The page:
a downtown company might choose to implement lunch-hour walks or dedicate a space in the office for stretching or yoga;
a company with a large Millennial workforce may choose to implement an online program that contains elements of gaming; and
another might provide staff with Fitbits and create an internal competition.
Most importantly—to make the most of your energies and ROI—before embarking on a health and wellness of any kind:
Find out what employees want (as opposed to to what YOU THINK they want). Consider creating a wellness committee to provides suggestions;
- Use activities that encourage connection. Individuals activities are great, but if you want your wellness efforts to really have an impact they need to connect your team;
- Start small: try it out, get feedback, and adjust accordingly;
- Choose something that does not exceed your capacity to administer and maintain; and
- Find ways to measure the effectiveness of your efforts (e.g. are people more alert and energetic late in the afternoon on days when they’ve gone for a lunch hour walk?). This can help you determine what’s working and what’s not.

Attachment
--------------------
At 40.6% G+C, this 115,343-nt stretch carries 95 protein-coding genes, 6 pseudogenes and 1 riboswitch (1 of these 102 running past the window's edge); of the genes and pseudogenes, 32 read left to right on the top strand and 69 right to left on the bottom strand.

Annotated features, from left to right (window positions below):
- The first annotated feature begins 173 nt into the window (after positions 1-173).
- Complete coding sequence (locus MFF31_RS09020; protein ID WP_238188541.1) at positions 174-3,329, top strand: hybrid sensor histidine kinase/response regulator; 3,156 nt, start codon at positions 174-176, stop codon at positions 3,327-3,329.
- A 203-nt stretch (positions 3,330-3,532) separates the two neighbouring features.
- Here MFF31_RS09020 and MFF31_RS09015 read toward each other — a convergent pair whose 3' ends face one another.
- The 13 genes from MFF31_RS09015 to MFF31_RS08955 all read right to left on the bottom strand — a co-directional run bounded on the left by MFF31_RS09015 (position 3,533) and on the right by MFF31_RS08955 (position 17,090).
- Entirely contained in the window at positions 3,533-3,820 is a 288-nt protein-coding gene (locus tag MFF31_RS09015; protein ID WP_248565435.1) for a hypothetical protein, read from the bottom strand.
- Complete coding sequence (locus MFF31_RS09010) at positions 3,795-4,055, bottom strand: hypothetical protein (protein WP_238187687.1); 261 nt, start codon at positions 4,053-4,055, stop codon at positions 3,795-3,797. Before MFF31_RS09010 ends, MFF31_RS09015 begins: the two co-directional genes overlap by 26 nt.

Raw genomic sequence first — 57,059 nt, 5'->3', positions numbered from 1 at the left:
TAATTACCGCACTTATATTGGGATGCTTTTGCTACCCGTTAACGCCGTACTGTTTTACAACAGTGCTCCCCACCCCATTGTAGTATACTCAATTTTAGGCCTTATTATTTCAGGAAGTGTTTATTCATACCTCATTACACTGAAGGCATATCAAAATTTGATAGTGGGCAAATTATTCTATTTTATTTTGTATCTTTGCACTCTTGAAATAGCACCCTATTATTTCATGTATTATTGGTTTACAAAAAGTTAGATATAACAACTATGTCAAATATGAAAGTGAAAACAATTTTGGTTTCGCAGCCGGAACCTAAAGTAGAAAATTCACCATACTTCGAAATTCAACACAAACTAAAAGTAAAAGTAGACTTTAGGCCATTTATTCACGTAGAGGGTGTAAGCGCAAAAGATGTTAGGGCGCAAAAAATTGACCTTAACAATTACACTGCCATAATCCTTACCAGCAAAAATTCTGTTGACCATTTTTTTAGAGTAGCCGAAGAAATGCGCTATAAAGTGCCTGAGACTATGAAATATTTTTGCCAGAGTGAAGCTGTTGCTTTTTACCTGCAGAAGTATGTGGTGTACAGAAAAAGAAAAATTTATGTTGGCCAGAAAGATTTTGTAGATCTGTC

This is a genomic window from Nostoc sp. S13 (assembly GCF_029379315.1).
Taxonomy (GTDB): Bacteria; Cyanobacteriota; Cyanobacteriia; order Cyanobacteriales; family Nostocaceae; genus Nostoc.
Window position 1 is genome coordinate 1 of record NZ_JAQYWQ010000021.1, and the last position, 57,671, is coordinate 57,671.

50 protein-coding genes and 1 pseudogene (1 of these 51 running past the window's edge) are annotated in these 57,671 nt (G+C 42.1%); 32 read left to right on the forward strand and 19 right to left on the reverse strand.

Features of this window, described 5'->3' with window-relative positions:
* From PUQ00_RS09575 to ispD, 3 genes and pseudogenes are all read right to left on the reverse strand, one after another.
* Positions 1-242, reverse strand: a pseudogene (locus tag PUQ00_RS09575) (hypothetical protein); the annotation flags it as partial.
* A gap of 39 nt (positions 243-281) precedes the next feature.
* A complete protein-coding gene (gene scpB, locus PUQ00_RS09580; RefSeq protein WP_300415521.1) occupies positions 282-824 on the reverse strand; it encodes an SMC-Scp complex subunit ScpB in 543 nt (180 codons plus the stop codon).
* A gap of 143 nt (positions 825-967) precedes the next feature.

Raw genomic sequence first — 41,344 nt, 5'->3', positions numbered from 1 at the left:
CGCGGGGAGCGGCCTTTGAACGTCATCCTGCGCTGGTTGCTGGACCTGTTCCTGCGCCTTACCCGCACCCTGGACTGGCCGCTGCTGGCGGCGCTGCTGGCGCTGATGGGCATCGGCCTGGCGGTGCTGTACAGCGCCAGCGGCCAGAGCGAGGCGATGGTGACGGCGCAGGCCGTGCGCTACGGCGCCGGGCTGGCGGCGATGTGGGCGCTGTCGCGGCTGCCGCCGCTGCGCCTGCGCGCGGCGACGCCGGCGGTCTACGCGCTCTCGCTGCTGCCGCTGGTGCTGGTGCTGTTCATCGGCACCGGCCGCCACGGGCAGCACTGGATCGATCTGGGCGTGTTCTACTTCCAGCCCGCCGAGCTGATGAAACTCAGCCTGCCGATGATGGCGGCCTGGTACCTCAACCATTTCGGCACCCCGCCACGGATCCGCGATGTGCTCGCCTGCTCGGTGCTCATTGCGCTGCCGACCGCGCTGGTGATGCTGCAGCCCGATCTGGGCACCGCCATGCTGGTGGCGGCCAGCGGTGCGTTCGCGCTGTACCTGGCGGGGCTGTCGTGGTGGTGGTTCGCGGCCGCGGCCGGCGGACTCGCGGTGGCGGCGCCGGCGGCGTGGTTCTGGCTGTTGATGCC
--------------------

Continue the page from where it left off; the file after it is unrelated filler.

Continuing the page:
Dr. Cynthia Akrill, a physician trained in neuroscience, wellbeing and leadership coaching and expert GCC Consultant captures it precisely when she says, “Cultures that promote wellbeing, safety and human connection drive engagement and ultimately become more competitive. Employers can create a culture that connects it to better business outcomes.”
In short, research shows that individuals with healthier lifestyles tend to cost the company less and are more productive.
A healthier, less stressed, more productive workforce AND higher levels of engagement, emotional commitment and behaviours that lead to improved business outcomes? The ROI on employee wellness is pretty clear.
As founder of SMART HR, Ingrid Vaughan is an experienced HR generalist on Vancouver Island committed to help build dynamic, engaged teams and growing successful businesses.
(PeopleTalk Summer 2016)